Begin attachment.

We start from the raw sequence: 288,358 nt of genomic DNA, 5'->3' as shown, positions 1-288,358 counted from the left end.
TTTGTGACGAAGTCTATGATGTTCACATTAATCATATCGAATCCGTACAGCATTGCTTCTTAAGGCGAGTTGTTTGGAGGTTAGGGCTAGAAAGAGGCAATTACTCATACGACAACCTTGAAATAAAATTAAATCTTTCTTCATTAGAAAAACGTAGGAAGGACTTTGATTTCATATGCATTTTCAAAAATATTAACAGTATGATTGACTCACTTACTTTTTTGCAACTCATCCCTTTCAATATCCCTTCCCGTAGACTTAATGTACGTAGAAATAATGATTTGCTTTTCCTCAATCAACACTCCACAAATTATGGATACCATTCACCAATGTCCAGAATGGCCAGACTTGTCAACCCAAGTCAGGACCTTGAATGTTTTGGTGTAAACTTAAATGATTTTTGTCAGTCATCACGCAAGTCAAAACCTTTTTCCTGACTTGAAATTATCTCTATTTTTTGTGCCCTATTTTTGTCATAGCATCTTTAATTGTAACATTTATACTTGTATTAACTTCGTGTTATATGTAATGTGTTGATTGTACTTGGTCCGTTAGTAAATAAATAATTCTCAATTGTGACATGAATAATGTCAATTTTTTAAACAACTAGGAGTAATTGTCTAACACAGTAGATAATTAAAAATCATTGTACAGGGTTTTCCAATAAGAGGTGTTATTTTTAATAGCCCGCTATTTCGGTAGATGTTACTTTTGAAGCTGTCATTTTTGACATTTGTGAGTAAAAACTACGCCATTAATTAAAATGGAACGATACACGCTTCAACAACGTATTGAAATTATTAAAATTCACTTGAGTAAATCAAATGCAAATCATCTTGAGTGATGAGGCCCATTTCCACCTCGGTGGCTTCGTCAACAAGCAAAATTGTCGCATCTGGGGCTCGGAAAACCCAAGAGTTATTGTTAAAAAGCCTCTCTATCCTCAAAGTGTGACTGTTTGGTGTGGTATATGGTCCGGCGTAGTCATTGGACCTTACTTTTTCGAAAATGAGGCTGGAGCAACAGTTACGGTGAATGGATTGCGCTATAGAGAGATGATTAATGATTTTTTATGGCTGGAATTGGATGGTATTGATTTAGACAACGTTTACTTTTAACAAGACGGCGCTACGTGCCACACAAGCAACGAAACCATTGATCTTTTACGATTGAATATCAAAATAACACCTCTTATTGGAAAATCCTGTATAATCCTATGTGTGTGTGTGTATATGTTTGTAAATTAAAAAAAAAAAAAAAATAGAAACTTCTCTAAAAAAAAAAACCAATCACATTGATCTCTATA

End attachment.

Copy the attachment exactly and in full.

We start from the raw sequence: 288,358 nt of genomic DNA, 5'->3' as shown, positions 1-288,358 counted from the left end.
TTTGTGACGAAGTCTATGATGTTCACATTAATCATATCGAATCCGTACAGCATTGCTTCTTAAGGCGAGTTGTTTGGAGGTTAGGGCTAGAAAGAGGCAATTACTCATACGACAACCTTGAAATAAAATTAAATCTTTCTTCATTAGAAAAACGTAGGAAGGACTTTGATTTCATATGCATTTTCAAAAATATTAACAGTATGATTGACTCACTTACTTTTTTGCAACTCATCCCTTTCAATATCCCTTCCCGTAGACTTAATGTACGTAGAAATAATGATTTGCTTTTCCTCAATCAACACTCCACAAATTATGGATACCATTCACCAATGTCCAGAATGGCCAGACTTGTCAACCCAAGTCAGGACCTTGAATGTTTTGGTGTAAACTTAAATGATTTTTGTCAGTCATCACGCAAGTCAAAACCTTTTTCCTGACTTGAAATTATCTCTATTTTTTGTGCCCTATTTTTGTCATAGCATCTTTAATTGTAACATTTATACTTGTATTAACTTCGTGTTATATGTAATGTGTTGATTGTACTTGGTCCGTTAGTAAATAAATAATTCTCAATTGTGACATGAATAATGTCAATTTTTTAAACAACTAGGAGTAATTGTCTAACACAGTAGATAATTAAAAATCATTGTACAGGGTTTTCCAATAAGAGGTGTTATTTTTAATAGCCCGCTATTTCGGTAGATGTTACTTTTGAAGCTGTCATTTTTGACATTTGTGAGTAAAAACTACGCCATTAATTAAAATGGAACGATACACGCTTCAACAACGTATTGAAATTATTAAAATTCACTTGAGTAAATCAAATGCAAATCATCTTGAGTGATGAGGCCCATTTCCACCTCGGTGGCTTCGTCAACAAGCAAAATTGTCGCATCTGGGGCTCGGAAAACCCAAGAGTTATTGTTAAAAAGCCTCTCTATCCTCAAAGTGTGACTGTTTGGTGTGGTATATGGTCCGGCGTAGTCATTGGACCTTACTTTTTCGAAAATGAGGCTGGAGCAACAGTTACGGTGAATGGATTGCGCTATAGAGAGATGATTAATGATTTTTTATGGCTGGAATTGGATGGTATTGATTTAGACAACGTTTACTTTTAACAAGACGGCGCTACGTGCCACACAAGCAACGAAACCATTGATCTTTTACGATTGAATATCAAAATAACACCTCTTATTGGAAAATCCTGTATAATCCTATGTGTGTGTGTGTATATGTTTGTAAATTAAAAAAAAAAAAAAAATAGAAACTTCTCTAAAAAAAAAAACCAATCACATTGATCTCTATA